Why would anyone pursue a program like this? It’s fairly simple, but much more complex at the same time. By obtaining PKU credentials, you get “China Expert” forever written on your resume, while UW credentials show that you have enough stuff to complete a degree in the USA. In China, the PKU credentials are extremely venerated; it is no wonder the PKU Guanghua School of Management has been called the “Harvard Business School of China”.

The program still lasts two years, you spend the first in Beijing, and the second in Seattle; and the result however, is double. PKU has multiple partners set up in this arrangement; there is the University of Texas McCombs School of Business, and the new partnership with the Massachusetts Institute of Technology’s Sloan School that grants an M.S. degree in Management in lieu of an MBA. Other options are in Canada, South Korea, Singapore, France and Germany. These programs are really allowing students to expand their education beyond just the one at Peking University, and allowing a China perspective combined with another perspective, creating a truly international MBA experience, and hopefully, allowing me to become an MBA graduate better suited for international business opportunities between the USA and China.

There have definitely been challenges on the way, but it is those experiences that are impossible to convey by words alone that prepare me for doing business cross-culturally. I cannot deny that I am sad my time with my classmates at PKU seems cut short, the truth is many of us will be taking the second year at other schools around the world, either as full-year double-degree students, or one-semester exchange students. In the meantime, I look forward to meeting my new classmates at UW and look forward to the friendships and challenges that will arise in another location.


Posted by admin - August 4th, 2012 - 0 comments - Permalink



Just Call It “Foster-bucks”

As soon as I moved to Seattle for the Foster full-time MBA program, I set my sights on Starbucks. I wanted to be open-minded, but Starbucks was the only company that fit my broad internship vision: a large corporation in the food and beverage industry with ethical and environmental values, a well-known brand, located in the Seattle area. Okay, so maybe my focus was incredibly narrow. Nevertheless, during the Fall quarter I made sure to attend every Starbucks event and network with the Foster alumni that work there. I hoped getting to know partners (what Starbucks calls their employees) would help me receive an internship offer. It’s unlikely it actually did, but my ability to speak to my dedication to learning about Starbucks may have. What I did not anticipate was how crucial Foster alumni at Starbucks would become during my internship experience.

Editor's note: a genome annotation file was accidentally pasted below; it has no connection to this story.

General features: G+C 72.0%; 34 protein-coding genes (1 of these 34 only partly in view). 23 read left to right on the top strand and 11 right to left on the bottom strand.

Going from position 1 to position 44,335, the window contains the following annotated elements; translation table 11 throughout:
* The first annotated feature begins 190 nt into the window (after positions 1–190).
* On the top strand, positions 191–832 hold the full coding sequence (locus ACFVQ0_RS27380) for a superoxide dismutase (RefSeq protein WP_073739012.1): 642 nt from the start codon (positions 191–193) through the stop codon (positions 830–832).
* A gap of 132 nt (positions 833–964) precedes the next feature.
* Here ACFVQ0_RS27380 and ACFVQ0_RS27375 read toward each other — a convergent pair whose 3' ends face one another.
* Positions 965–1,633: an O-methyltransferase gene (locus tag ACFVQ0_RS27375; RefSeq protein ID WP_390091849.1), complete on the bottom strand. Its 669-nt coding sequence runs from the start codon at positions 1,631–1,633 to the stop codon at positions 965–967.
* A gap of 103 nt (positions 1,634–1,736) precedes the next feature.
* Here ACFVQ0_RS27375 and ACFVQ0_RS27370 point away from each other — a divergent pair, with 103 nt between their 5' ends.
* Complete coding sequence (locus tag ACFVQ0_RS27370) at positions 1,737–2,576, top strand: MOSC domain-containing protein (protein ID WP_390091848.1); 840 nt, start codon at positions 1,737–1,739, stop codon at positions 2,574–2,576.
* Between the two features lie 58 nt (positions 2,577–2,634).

Fast forward to day one of my internship and I’m introduced to my “mentor” who is a Foster alum from a few years back. He’s set up at least 20 “immersions,” brief one-on-one chats, with people in my department and with recent Foster grads throughout the company. Each of the alumni gives me advice on potential internship pitfalls, how to best navigate communications at the company and offers to serve as a resource. I find out that Foster alum have an email group when the other Foster interns and myself are added to it. A lunchtime “coffee tasting” is set up for alumni to share their experiences and spare us from their mistakes while also just introducing themselves. A happy hour for Foster alumni and interns is planned and they offer to listen to our presentations and give us feedback before we present. It is amazing how supported I feel.

Moreover I’ve been very impressed by the Foster alumni at Starbucks in how honest and kind they have been, but also by how professional and accomplished they seem. I’ve been in several meetings where a recent Foster alum is leading the discussion and going through the agenda. I’m proud to say I attend Foster and people seem to respond well to it. UW in general has a huge presence at Starbucks so there is a lot of husky pride going around. It’s cool to see that Foster alumni stick together even after they graduate and that they want to give back by reaching out to current students and offering to help, without being asked to.